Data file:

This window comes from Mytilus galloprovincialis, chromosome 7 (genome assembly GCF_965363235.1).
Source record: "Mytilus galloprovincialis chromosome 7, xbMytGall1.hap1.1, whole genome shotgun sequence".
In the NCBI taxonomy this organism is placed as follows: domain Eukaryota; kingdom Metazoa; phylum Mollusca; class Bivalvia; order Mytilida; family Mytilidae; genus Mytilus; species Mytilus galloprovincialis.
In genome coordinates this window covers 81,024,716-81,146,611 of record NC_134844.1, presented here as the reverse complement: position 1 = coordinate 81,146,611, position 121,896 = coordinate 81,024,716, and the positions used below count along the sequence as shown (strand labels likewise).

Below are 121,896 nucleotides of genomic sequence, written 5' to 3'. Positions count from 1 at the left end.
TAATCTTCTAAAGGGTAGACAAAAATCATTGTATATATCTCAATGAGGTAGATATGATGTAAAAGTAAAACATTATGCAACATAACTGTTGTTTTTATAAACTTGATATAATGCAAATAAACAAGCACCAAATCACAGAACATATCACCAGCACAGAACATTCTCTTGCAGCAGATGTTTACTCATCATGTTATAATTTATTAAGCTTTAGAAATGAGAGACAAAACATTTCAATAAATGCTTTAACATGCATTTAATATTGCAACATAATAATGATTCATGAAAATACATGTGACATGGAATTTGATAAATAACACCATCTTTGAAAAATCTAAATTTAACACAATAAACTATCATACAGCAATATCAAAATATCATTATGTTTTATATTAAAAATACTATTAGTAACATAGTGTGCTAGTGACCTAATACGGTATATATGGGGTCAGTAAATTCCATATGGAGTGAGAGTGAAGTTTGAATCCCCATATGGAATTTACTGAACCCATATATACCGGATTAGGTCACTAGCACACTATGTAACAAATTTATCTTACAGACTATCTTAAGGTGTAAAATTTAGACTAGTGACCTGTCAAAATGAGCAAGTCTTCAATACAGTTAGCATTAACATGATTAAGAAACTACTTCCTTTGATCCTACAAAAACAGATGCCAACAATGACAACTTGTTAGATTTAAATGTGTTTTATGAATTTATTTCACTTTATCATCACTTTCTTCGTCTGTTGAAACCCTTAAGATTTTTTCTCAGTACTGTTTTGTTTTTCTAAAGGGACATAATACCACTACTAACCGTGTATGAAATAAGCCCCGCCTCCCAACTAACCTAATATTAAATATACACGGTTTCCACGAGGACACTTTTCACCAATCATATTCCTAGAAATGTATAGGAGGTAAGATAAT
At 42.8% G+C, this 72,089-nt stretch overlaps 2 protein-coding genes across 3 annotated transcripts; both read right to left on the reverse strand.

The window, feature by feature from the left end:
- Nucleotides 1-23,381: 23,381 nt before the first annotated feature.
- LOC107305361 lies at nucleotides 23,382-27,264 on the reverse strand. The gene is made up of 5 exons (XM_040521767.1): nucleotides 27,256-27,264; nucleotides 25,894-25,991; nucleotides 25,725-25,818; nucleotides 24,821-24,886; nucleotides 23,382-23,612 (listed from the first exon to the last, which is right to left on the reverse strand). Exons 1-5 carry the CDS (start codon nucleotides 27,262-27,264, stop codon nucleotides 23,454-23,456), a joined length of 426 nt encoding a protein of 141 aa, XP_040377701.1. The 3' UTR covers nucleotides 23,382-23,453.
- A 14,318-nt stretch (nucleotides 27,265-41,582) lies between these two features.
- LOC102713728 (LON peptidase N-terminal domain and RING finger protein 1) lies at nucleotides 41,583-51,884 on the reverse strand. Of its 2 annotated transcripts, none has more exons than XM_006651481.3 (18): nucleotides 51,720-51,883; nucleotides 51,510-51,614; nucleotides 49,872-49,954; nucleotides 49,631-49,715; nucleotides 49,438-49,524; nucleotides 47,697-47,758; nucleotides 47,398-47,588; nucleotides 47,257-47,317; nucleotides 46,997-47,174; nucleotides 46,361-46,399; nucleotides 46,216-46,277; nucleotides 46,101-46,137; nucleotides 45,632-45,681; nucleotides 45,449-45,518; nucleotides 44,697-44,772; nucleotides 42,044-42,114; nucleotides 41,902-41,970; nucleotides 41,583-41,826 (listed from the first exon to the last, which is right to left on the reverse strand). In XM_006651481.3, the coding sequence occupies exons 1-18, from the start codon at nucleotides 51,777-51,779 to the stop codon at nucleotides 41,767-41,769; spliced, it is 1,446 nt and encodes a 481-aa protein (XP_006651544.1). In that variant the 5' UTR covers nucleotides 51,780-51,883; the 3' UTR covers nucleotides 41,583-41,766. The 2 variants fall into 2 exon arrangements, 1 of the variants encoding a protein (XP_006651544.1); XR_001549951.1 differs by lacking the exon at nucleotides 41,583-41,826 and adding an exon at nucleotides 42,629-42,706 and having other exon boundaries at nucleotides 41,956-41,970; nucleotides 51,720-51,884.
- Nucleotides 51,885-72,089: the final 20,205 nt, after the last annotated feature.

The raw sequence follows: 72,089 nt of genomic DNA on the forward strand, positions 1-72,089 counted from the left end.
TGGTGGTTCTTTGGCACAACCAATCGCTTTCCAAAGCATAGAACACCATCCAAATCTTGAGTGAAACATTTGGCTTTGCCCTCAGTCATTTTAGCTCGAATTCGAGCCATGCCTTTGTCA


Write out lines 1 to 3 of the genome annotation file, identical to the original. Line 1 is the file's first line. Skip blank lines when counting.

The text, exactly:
This window comes from Mytilus galloprovincialis, chromosome 7 (genome assembly GCF_965363235.1).
Source record: "Mytilus galloprovincialis chromosome 7, xbMytGall1.hap1.1, whole genome shotgun sequence".
In the NCBI taxonomy this organism is placed as follows: domain Eukaryota; kingdom Metazoa; phylum Mollusca; class Bivalvia; order Mytilida; family Mytilidae; genus Mytilus; species Mytilus galloprovincialis.